Michael Meyer, Harrisburg University of Science and Technology
Exploring Pennsylvania caves, underground virtually
Airdate: June 12th, 2023
Think of a cave you’ve seen portrayed in movies or TV or read about in books. The cave almost always has a large opening and lots of space for fires or living space.
Now, come back to reality.
There are several types of caves or caverns. Most don’t have that big enough to walk through opening and what’s inside is full of mystery or the unknown. Many aren’t safe or are off limits.
A pilot study underway at Harrisburg University of Science and Technology will allow anyone to travel into the furthest reaches of Pennsylvania caverns from their computers and/or virtual reality equipment.
The “CaVRNs” project, when completed, will offer a database of previously unreachable subterranean spaces across the commonwealth viewable to the public like caves or sinkholes.
On The Spark Monday, Dr. Michael Meyer, Harrisburg University Earth Systems Science professor indicated many underground spaces or caves are too small to just walk or hike into,”We’ve been trying to figure out ways that people who might not normally access a cave can do so. Caves are notoriously not handicap accessible, and especially you might have people who get claustrophobic very easily, or even some people who might be allergic or have other health issues to going in a cave. So being able to put like your normal little like quest to headset on and go around the cave, it makes it a lot more accessible for maybe family members or friends who come to the cave and they can’t take part in seeing some of these things. Additionally, it allows for access to places that you can’t actually have people in.”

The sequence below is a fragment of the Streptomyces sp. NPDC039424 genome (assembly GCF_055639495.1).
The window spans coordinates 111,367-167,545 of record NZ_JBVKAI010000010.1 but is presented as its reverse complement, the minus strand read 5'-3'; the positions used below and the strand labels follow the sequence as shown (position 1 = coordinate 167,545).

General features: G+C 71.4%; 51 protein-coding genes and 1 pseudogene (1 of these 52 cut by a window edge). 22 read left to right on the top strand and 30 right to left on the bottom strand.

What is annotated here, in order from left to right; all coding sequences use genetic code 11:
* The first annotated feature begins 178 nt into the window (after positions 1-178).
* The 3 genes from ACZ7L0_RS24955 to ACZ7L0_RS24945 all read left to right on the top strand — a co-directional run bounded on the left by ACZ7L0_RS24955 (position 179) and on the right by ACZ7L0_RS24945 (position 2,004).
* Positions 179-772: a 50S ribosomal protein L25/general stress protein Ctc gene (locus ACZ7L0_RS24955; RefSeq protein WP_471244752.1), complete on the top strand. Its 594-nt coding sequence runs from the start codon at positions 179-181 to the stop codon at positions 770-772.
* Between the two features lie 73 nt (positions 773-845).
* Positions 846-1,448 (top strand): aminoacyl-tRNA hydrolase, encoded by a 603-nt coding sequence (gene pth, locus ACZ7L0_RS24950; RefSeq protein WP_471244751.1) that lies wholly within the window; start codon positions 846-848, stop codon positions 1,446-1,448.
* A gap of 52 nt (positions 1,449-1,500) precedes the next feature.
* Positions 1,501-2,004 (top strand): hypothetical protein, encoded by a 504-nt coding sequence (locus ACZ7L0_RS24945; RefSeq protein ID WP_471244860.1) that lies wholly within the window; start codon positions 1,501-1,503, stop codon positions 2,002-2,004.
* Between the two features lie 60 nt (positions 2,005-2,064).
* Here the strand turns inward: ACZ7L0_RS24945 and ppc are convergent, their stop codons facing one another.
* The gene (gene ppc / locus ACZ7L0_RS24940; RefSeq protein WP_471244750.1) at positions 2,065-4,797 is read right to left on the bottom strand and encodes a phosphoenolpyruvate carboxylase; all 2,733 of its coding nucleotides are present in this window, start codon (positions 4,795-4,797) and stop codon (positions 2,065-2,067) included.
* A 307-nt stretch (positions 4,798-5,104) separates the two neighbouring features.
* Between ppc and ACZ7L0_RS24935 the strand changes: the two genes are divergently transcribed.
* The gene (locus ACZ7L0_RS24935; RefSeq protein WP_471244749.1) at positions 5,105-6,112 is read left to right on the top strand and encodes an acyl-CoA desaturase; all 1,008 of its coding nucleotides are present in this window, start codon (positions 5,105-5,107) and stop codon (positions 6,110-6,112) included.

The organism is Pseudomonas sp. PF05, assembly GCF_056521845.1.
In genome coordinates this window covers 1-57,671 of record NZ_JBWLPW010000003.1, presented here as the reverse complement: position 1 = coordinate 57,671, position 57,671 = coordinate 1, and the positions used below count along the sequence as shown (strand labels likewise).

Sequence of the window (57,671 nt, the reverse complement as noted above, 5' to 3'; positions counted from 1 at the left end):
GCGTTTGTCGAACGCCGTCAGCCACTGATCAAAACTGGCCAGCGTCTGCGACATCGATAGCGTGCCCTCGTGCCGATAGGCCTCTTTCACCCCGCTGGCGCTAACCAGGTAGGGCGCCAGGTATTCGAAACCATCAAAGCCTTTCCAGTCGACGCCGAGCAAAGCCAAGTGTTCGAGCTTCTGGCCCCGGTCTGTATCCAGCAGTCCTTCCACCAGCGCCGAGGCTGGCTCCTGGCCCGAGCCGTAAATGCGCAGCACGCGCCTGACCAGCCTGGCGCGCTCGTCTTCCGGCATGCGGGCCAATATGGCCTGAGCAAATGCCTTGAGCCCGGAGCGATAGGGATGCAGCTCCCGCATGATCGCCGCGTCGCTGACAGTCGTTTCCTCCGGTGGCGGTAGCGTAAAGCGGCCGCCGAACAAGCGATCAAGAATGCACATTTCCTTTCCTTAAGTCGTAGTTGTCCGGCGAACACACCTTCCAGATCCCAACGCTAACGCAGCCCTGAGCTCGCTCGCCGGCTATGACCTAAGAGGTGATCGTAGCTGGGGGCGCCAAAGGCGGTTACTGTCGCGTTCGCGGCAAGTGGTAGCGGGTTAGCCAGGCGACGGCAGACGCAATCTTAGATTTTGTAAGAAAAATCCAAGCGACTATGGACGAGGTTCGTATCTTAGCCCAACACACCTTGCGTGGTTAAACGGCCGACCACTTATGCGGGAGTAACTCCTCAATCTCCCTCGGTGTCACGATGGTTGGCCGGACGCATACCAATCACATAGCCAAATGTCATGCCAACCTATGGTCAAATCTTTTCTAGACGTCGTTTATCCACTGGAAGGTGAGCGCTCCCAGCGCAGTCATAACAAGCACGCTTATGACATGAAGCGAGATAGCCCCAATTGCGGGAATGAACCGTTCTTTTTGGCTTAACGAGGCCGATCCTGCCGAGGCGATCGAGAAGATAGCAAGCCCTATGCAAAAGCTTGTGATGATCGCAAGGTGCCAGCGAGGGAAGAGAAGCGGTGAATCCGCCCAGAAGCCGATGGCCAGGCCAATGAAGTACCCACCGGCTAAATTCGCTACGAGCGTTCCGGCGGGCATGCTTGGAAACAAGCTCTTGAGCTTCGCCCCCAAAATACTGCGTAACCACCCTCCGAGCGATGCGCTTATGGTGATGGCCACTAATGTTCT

The data base will be used for purposes other than someone looking to just explore a cave. There will be practical uses as well. Meyer gave an example,”A cave or sinkhole has been found. They’re getting work done, but they may only have like that afternoon to assess that subterranean hazard because the construction crews are going to come by and are going to fill it up and then we kind of lose all of that. So the hope with this is like with a handheld light, our device, you could just send someone in there or even like drop it in on a pole, get a full 3D twin of it, and you’d have that forever.”
Meyer said “show” caves — those that are open to the public — were the first to be mapped out but now caves located on private land are also being explored and preserved in the database.